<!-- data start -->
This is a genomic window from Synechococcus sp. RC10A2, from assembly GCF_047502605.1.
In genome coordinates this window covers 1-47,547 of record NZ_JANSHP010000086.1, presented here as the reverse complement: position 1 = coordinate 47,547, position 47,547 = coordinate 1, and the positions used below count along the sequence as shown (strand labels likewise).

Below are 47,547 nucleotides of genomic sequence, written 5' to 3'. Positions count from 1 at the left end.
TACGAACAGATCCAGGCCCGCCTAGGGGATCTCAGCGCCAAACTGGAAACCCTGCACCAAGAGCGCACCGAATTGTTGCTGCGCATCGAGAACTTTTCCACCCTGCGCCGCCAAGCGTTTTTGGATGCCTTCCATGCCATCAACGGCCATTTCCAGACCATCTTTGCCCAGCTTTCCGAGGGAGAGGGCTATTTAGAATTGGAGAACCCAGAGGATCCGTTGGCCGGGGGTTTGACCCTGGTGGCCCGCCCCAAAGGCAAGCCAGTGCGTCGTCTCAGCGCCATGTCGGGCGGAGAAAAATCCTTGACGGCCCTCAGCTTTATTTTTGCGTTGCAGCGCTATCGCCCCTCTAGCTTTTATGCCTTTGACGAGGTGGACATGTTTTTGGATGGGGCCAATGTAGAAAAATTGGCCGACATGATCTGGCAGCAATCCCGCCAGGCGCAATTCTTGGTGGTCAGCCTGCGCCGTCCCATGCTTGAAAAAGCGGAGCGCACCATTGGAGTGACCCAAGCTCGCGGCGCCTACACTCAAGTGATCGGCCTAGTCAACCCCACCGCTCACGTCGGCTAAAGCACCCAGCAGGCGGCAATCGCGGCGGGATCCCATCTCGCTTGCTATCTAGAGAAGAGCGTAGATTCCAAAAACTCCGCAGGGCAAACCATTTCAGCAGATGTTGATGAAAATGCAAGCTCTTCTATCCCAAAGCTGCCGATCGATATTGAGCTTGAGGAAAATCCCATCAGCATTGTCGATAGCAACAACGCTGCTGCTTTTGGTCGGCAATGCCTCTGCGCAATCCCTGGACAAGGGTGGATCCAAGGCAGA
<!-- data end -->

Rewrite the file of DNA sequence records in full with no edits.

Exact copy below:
This is a genomic window from Synechococcus sp. RC10A2, from assembly GCF_047502605.1.
In genome coordinates this window covers 1-47,547 of record NZ_JANSHP010000086.1, presented here as the reverse complement: position 1 = coordinate 47,547, position 47,547 = coordinate 1, and the positions used below count along the sequence as shown (strand labels likewise).

Below are 47,547 nucleotides of genomic sequence, written 5' to 3'. Positions count from 1 at the left end.
TACGAACAGATCCAGGCCCGCCTAGGGGATCTCAGCGCCAAACTGGAAACCCTGCACCAAGAGCGCACCGAATTGTTGCTGCGCATCGAGAACTTTTCCACCCTGCGCCGCCAAGCGTTTTTGGATGCCTTCCATGCCATCAACGGCCATTTCCAGACCATCTTTGCCCAGCTTTCCGAGGGAGAGGGCTATTTAGAATTGGAGAACCCAGAGGATCCGTTGGCCGGGGGTTTGACCCTGGTGGCCCGCCCCAAAGGCAAGCCAGTGCGTCGTCTCAGCGCCATGTCGGGCGGAGAAAAATCCTTGACGGCCCTCAGCTTTATTTTTGCGTTGCAGCGCTATCGCCCCTCTAGCTTTTATGCCTTTGACGAGGTGGACATGTTTTTGGATGGGGCCAATGTAGAAAAATTGGCCGACATGATCTGGCAGCAATCCCGCCAGGCGCAATTCTTGGTGGTCAGCCTGCGCCGTCCCATGCTTGAAAAAGCGGAGCGCACCATTGGAGTGACCCAAGCTCGCGGCGCCTACACTCAAGTGATCGGCCTAGTCAACCCCACCGCTCACGTCGGCTAAAGCACCCAGCAGGCGGCAATCGCGGCGGGATCCCATCTCGCTTGCTATCTAGAGAAGAGCGTAGATTCCAAAAACTCCGCAGGGCAAACCATTTCAGCAGATGTTGATGAAAATGCAAGCTCTTCTATCCCAAAGCTGCCGATCGATATTGAGCTTGAGGAAAATCCCATCAGCATTGTCGATAGCAACAACGCTGCTGCTTTTGGTCGGCAATGCCTCTGCGCAATCCCTGGACAAGGGTGGATCCAAGGCAGA